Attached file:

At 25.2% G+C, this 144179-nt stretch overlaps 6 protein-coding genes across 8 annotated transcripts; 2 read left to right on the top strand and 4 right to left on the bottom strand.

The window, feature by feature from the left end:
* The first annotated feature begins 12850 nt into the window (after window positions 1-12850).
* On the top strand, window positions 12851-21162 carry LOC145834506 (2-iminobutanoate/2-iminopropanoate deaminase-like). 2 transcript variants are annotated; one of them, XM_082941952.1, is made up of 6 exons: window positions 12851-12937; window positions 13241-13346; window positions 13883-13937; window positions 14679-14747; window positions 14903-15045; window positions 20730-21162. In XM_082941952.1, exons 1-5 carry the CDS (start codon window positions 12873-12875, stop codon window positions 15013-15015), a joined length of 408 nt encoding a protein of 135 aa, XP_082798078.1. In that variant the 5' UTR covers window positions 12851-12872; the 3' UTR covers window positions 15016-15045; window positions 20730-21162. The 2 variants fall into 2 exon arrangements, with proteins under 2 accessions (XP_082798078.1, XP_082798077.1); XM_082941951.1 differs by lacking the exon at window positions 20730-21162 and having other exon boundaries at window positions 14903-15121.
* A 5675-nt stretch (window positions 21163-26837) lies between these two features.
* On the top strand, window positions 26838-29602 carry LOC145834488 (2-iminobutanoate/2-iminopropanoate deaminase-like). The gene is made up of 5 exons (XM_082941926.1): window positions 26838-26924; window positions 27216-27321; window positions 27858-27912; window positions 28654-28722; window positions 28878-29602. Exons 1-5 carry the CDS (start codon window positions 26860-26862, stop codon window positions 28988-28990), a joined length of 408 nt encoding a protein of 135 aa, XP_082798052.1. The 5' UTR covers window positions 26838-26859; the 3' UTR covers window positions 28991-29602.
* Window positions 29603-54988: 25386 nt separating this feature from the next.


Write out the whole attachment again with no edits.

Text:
At 25.2% G+C, this 144179-nt stretch overlaps 6 protein-coding genes across 8 annotated transcripts; 2 read left to right on the top strand and 4 right to left on the bottom strand.

The window, feature by feature from the left end:
* The first annotated feature begins 12850 nt into the window (after window positions 1-12850).
* On the top strand, window positions 12851-21162 carry LOC145834506 (2-iminobutanoate/2-iminopropanoate deaminase-like). 2 transcript variants are annotated; one of them, XM_082941952.1, is made up of 6 exons: window positions 12851-12937; window positions 13241-13346; window positions 13883-13937; window positions 14679-14747; window positions 14903-15045; window positions 20730-21162. In XM_082941952.1, exons 1-5 carry the CDS (start codon window positions 12873-12875, stop codon window positions 15013-15015), a joined length of 408 nt encoding a protein of 135 aa, XP_082798078.1. In that variant the 5' UTR covers window positions 12851-12872; the 3' UTR covers window positions 15016-15045; window positions 20730-21162. The 2 variants fall into 2 exon arrangements, with proteins under 2 accessions (XP_082798078.1, XP_082798077.1); XM_082941951.1 differs by lacking the exon at window positions 20730-21162 and having other exon boundaries at window positions 14903-15121.
* A 5675-nt stretch (window positions 21163-26837) lies between these two features.
* On the top strand, window positions 26838-29602 carry LOC145834488 (2-iminobutanoate/2-iminopropanoate deaminase-like). The gene is made up of 5 exons (XM_082941926.1): window positions 26838-26924; window positions 27216-27321; window positions 27858-27912; window positions 28654-28722; window positions 28878-29602. Exons 1-5 carry the CDS (start codon window positions 26860-26862, stop codon window positions 28988-28990), a joined length of 408 nt encoding a protein of 135 aa, XP_082798052.1. The 5' UTR covers window positions 26838-26859; the 3' UTR covers window positions 28991-29602.
* Window positions 29603-54988: 25386 nt separating this feature from the next.